BBC reports this morning on the launch of a new consultation by the HFEA (Human Fertilisation and Embryology Authority) into a new controversial fertility treatment which creates embryos from two women and one man to prevent life-threatening disorders.
Children born through 'three-person IVF' would contain some genetic material from each of three different people.
Ministers could change the law to make the technique legal after the results of the consultation are known.
There are about 50 known mitochondrial diseases (MCDs), which are passed on in genes coded by mitochondrial (as opposed to nuclear) DNA. They range hugely in severity, but for most there is presently no cure and little other than supportive treatment.
It is therefore understandable that scientists and affected families want research into these two related ‘three-parent embryo’ techniques (pronuclear transfer and maternal spindle transfer) to go ahead. But there are good reasons for caution.
This is not about finding a cure. It is about preventing people with MCD being born. We need first to be clear that these new technologies, even if they are eventually shown to work, will do nothing for the thousands of people already suffering from mitochondrial disease or for those who will be born with it in the future.
There are also already some alternative solutions available for affected couples including adoption and egg donation.
But apart from this I’m left with four big questions.
Is it safe? This is far from established. Each technique involves experimental reproductive cloning techniques and germline genetic engineering, both highly controversial and potentially very dangerous. Cloning by nuclear transfer has so far proved ineffective in humans and unsafe in other mammals with a large number of cloned individuals spontaneously aborting and many others suffering from physical abnormalities or limited lifespans. Also, any changes, or unpredicted genetic problems (mutations) will be passed to future generations. In general, the more manipulation needed, the higher the severity and frequency of problems in resulting embryos and fetuses.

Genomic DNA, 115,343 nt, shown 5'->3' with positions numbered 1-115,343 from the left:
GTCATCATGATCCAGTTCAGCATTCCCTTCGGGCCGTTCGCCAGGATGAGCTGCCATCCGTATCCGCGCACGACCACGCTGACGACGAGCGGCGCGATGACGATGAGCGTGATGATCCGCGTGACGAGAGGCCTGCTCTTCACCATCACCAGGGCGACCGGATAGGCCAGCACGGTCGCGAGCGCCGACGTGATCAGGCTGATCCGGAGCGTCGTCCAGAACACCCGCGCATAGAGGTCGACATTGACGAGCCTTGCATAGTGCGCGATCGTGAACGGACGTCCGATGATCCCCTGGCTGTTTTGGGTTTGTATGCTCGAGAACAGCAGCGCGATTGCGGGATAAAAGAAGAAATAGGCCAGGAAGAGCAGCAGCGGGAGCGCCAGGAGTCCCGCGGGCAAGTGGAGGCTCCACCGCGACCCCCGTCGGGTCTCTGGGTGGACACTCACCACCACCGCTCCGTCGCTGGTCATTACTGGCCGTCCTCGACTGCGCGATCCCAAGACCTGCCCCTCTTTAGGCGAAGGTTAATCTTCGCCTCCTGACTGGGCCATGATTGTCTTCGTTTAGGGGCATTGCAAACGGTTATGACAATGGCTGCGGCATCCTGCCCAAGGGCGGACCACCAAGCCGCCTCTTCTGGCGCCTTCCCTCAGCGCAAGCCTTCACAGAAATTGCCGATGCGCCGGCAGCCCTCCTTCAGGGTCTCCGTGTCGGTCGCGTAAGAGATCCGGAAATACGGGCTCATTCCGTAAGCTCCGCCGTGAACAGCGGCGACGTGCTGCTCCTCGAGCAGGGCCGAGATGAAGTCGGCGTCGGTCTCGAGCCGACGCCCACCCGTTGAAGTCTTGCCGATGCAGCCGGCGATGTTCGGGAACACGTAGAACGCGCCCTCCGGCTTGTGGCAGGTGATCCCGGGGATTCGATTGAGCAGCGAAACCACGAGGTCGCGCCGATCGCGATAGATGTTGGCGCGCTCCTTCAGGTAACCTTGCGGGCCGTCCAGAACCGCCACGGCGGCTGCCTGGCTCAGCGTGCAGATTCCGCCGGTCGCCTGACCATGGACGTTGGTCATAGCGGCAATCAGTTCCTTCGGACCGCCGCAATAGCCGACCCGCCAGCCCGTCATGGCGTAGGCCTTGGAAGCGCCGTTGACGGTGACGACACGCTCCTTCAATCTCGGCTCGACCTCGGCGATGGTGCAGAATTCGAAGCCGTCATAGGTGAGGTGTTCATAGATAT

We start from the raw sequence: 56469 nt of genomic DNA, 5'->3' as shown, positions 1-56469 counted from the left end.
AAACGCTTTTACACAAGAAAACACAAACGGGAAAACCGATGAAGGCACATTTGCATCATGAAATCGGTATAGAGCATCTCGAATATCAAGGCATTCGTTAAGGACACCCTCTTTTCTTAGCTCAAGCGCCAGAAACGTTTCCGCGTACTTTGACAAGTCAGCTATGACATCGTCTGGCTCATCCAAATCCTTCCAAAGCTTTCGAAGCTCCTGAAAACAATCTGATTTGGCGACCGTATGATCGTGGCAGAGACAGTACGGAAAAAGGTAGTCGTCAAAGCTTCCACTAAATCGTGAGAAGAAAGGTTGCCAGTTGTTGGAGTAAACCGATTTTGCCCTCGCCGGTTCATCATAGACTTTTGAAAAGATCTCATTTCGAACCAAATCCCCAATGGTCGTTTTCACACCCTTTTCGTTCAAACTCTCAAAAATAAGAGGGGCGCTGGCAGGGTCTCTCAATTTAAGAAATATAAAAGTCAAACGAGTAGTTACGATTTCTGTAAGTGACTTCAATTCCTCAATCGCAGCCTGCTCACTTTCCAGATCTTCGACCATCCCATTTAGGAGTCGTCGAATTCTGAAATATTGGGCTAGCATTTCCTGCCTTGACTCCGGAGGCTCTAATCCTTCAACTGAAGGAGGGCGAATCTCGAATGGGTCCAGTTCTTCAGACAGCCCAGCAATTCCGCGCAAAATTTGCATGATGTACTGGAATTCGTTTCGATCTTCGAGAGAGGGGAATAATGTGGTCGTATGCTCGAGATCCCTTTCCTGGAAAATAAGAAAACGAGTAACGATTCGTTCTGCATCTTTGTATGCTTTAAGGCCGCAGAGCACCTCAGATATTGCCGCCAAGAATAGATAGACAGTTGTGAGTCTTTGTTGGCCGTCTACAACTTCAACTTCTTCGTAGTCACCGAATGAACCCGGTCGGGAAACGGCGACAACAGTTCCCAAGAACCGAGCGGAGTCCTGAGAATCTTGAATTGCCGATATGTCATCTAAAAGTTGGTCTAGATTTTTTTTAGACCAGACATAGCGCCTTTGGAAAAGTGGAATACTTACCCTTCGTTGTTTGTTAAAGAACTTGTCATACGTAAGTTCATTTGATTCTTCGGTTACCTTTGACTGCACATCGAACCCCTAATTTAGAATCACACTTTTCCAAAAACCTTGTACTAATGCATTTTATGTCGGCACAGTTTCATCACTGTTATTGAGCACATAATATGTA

Will it work? I am sceptical. This technology uses similar ‘nuclear transfer’ techniques to those used in ‘therapeutic cloning’ for embryonic stem cells (which has thus far failed to deliver) and animal-human cytoplasmic hybrids (‘cybrids’). The wild claims made about the therapeutic properties of ‘cybrids’ by the biotechnology industry, research scientists, patient interest groups and science journalists duped parliament into legalising and licensing animal human hybrid research in 2008. Few now will remember Gordon Brown’s empty promises in the Guardian on 18 May that year of ‘cybrids’ offering 'a profound opportunity to save and transform millions of lives' and his commitment to this research as 'an inherently moral endeavour that can save and improve the lives of thousands and over time millions of people'. That measure was supported in a heavily whipped vote as part of the Human Fertilisation and Embryology Bill, now the HFE Act. But ‘cybrids’ are now a farcical footnote in history. They have not worked and investors have voted with their feet. Ironically, it was in that same Act of Parliament, that provision for this new research was also made.
Is it ethical? No, there are huge ethical issues. A large number of human eggs will be needed for the research, involving ‘harvesting’ that is both risky and invasive for women donors. How many debt-laden students or desperate infertile women will be exploited and incentivised by being offered money or free IVF treatment in return for their eggs? How many thousands of human embryos will be destroyed? If it ever works, what issues of identity confusion will arise in children with effectively three biological parents? What does preventing those with mitochondrial disease being born say about how we value people already living with the condition? Where will this selection end? Some mitochondrial diseases are much less serious than others. Once we have judged some affected babies not worthy of being conceived, where do we draw the line, and who should draw it?
Is the debate being handled responsibly? No. The research scientists involved have huge financial and research-based vested interests and getting the regulatory changes and research grants to continue and extend their work is dependent on them being able to sell their case to funders, the public and decision-makers. Hence their desire for attention-grabbing media headlines and heart rending (but highly extreme and unusual) human interest stories that are often selective about what facts they present.
It must be tempting for politicians to make promises of ‘miracle cures’ in years to come which no one may remember. But I suspect it is much more about media hype than real hope.
This new push is being driven as much by prestige for government, research grants for scientists and profits for biotechnology company shareholders as anything else.
Let’s keep a cool head and instead concentrate on finding real treatments and providing better support for affected individuals and their families rather than spending limited health resources on unethical, risky and highly uncertain high tech solutions that will most likely never deliver.